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Convict’s Confession

Historian and art critic Robert Hughes tells of a convict sentenced to life imprisonment on a maximum-security island off the coast of Australia. One day, with no provocation he turned on a fellow prisoner and beat him senseless. Authorities shipped the murderer back to the mainland to stand trial, whereupon he gave a straightforward, passionless account of the crime. He showed no sign of remorse and denied having held any grudge against the victim. “Why, then?” asked the bewildered judge. “What was your motive?” The prisoner replied that he was sick of life on the island, a notoriously brutal place, and saw no reason to keep on living. “Yes, yes, I understand all that,” said the judge. “I can see why you might drown yourself in the ocean. But murder? Why murder?” “Well, I figure it’s like this,” said the prisoner. “I’m a Catholic. If I commit suicide I’ll go straight to hell. But if I murder I can come back here to Sydney and confess to a priest before my execution. That way, God will forgive me.”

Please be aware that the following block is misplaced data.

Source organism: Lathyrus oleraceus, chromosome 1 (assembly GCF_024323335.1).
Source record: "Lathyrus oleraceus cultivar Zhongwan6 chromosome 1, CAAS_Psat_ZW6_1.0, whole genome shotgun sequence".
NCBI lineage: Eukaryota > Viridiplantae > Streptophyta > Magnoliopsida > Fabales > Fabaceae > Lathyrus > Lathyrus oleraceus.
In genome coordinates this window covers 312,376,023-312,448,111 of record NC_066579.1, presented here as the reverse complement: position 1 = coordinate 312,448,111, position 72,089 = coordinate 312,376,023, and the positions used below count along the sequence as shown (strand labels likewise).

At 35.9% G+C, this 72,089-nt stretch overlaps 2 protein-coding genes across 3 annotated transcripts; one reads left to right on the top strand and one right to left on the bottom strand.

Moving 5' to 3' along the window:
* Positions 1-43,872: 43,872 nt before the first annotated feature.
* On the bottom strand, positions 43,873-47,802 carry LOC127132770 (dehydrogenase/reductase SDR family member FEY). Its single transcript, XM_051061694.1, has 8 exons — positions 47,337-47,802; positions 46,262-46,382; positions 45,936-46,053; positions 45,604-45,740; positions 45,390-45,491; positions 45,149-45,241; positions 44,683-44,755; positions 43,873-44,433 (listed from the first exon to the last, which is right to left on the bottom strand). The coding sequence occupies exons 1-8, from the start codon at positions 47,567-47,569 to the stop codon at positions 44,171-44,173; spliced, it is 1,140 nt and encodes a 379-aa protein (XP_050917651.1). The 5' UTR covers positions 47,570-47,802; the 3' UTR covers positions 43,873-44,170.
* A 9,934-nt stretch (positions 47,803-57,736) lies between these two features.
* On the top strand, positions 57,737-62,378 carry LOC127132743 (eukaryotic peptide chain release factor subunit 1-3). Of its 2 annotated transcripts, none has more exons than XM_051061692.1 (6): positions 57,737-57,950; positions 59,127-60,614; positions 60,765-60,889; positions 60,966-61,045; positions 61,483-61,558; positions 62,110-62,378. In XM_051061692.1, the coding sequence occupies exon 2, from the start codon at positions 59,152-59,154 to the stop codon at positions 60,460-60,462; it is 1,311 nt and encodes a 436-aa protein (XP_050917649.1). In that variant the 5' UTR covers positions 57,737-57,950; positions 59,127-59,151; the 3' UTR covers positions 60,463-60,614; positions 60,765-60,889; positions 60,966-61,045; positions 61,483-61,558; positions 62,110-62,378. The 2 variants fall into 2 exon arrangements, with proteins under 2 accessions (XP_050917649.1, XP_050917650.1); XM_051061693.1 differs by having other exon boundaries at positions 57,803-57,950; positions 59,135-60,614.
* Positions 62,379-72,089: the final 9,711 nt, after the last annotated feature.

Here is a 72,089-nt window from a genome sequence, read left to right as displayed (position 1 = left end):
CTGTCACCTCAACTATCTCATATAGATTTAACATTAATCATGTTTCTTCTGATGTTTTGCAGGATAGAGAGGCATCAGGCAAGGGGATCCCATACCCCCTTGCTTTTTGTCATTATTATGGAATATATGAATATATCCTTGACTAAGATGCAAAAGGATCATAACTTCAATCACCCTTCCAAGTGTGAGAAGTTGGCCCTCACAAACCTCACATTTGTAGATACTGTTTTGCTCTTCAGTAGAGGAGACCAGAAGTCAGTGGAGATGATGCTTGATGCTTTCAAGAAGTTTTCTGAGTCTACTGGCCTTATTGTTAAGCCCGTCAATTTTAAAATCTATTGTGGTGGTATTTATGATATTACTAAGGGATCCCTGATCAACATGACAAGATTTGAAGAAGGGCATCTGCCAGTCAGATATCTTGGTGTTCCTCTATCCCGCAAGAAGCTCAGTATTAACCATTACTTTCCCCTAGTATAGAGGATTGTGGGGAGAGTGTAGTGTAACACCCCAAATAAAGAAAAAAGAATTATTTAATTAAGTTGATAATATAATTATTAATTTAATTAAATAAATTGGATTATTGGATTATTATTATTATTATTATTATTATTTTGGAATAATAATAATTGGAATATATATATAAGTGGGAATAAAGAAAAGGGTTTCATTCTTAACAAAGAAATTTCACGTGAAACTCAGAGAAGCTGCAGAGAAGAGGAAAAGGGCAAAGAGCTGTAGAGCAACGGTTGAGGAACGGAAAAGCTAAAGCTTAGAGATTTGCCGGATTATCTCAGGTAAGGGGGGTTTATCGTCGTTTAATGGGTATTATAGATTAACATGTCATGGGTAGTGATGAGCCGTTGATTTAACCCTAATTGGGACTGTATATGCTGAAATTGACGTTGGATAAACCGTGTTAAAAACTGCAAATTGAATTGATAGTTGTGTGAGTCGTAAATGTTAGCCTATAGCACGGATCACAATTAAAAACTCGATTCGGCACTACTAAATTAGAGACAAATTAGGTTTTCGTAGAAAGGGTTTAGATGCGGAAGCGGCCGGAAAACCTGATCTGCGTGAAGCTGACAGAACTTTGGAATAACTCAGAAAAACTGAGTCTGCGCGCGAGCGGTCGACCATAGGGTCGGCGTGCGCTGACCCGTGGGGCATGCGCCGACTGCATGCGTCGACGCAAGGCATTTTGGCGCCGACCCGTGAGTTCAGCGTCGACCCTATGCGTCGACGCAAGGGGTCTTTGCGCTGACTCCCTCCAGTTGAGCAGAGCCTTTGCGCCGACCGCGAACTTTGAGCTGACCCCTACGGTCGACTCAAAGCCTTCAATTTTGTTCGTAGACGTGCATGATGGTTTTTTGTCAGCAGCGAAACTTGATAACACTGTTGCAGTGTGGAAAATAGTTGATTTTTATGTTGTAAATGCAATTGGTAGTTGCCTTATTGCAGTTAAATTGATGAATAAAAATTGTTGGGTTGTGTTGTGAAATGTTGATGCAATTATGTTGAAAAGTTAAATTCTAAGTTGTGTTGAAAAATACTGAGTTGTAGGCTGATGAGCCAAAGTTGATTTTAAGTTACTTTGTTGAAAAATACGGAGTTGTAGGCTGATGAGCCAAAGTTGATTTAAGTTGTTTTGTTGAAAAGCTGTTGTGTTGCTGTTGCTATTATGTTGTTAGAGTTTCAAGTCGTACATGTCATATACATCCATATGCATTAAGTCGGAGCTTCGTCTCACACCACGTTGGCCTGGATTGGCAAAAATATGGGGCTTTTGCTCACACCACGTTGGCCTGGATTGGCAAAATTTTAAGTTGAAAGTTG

Phillip Yancey, What’s So Amazing About Grace, Zondervan, 1977, p. 177

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